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Latest Posts

When Your Significant Other Overrides Your Living Will

He knew she was angry with him.

“Whenever I come to see her, I reach out and take her hand, but she looks away.”

Husband and wife for well over 50 years, they had been through a lot.  They met in another country in another time, and to hear him tell it, it almost seemed fated that they’d end up together.  Since then, they’d moved many times, raised a family, supported each other through myriad illnesses.  They were growing old together.

Unfortunately, “growing old together” doesn’t always work out like we hope it will.  Diseases and illnesses ravage our bodies; dementia ravages our brains.  She’d long ago given up on their little garden in the backyard.  It was her favorite hobby, but she couldn’t manage it anymore. Read more »

*This blog post was originally published at code blog - tales of a nurse*

Engage With Grace: Do You Have An End-Of-Life Care Plan?

Matthew Holt and Paul Levy have encouraged medical bloggers to join together around a common goal for Thanksgiving: to talk to our loved ones about end-of-life preferences. Now I know this may seem a bit morbid at first blush – but it is really important that each of us create a living will and durable power of attorney document. There’s no better time to discuss this than a holiday where we all get together with our families to enjoy one anothers’ company and our gratitude for what we have.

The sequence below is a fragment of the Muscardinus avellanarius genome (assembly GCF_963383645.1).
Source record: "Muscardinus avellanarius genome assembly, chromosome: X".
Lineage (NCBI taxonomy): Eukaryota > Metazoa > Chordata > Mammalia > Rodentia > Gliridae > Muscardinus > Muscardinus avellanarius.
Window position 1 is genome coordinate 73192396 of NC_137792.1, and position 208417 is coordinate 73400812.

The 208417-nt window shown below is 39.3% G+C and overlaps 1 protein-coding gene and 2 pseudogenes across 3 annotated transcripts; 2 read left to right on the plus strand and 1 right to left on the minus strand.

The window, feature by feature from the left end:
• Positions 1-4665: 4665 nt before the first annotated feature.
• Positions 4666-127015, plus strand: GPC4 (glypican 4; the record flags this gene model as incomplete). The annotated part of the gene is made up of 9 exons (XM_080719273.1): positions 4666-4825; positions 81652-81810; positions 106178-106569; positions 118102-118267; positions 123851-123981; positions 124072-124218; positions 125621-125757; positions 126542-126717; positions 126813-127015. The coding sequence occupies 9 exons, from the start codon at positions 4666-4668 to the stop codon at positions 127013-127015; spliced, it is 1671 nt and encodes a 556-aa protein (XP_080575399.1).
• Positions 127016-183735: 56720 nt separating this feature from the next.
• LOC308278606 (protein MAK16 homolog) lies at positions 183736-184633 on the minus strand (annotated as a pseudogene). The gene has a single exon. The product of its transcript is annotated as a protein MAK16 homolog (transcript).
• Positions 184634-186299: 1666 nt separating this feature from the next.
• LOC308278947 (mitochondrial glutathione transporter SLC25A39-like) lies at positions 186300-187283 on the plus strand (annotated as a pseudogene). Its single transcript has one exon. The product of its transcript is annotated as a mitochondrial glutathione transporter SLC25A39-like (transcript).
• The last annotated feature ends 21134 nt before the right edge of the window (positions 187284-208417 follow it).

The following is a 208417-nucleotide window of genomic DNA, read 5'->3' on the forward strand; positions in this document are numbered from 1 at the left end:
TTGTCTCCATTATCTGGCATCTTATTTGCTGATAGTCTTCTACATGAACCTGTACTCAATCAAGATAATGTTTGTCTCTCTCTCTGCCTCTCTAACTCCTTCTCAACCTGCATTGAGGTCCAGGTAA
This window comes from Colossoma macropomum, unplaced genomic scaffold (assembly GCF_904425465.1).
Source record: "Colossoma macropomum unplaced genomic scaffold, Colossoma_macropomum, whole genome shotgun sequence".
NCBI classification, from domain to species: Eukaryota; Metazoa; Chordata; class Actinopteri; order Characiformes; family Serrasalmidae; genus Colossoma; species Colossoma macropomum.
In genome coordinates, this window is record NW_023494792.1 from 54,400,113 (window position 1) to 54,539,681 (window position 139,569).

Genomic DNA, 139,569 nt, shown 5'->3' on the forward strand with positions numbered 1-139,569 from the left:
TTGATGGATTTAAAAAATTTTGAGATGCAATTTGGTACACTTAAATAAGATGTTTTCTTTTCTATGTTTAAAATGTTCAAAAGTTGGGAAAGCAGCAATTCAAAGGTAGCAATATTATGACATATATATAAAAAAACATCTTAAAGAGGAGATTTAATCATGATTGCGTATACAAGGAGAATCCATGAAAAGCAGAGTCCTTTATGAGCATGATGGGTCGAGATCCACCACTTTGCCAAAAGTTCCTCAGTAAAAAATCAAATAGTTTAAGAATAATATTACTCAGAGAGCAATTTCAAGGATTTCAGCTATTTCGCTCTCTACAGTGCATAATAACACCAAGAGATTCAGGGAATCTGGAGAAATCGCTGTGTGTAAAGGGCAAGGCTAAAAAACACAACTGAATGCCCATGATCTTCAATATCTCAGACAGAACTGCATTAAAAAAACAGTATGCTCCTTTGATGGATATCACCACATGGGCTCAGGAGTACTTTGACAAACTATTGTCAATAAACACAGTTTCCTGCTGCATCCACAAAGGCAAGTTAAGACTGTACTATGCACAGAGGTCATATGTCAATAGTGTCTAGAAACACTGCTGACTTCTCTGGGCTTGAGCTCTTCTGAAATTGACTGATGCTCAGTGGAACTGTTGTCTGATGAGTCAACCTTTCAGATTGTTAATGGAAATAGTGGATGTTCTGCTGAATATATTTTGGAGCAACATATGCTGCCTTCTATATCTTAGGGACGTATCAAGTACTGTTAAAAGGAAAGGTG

I used the Suze Orman site templates to create mine (I received a free CD Rom). It was really easy to do. Living Wills provide guidelines about your wishes for care in the event that you are unable to express your opinions. The Durable Power of Attorney document makes it clear whom you’d like to “call the shots” on your care if you’re unable to do so for yourself.

If you haven’t done so already, why not consider the following three steps over Thanksgiving?

1. Discuss the “Engage with Grace” slide with your loved ones.

2. Fill out living will and power of attorney documents at Suze’s site (or find another site online that has a good template that you can use to express your wishes).

3. Get those documents affirmed by a notary public and send a copy to your doctor to add them to your medical record.

Every person at every age needs to have an end-of-life care plan. Why not join with thousands of blog readers in settling this matter for yourself and your loved ones this Thanksgiving?

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How To Be A Successful Patient: Young Doctors Offer Some Advice

I am proud to be a part of the American Resident Project an initiative that promotes the writing of medical students residents and new physicians as they explore ideas for transforming American health care delivery. I recently had the opportunity to interview three of the writing fellows about how to…

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Latest Book Reviews

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I m often asked to do book reviews on my blog and I rarely agree to them. This is because it takes me a long time to read a book and then if I don t enjoy it I figure the author would rather me remain silent than publish my…

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The Spirit Of The Place: Samuel Shem’s New Book May Depress You

When I was in medical school I read Samuel Shem s House Of God as a right of passage. At the time I found it to be a cynical yet eerily accurate portrayal of the underbelly of academic medicine. I gained comfort from its gallows humor and it made me…

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Eat To Save Your Life: Another Half-True Diet Book

I am hesitant to review diet books because they are so often a tangled mess of fact and fiction. Teasing out their truth from falsehood is about as exhausting as delousing a long-haired elementary school student. However after being approached by the authors’ PR agency with the promise of a…

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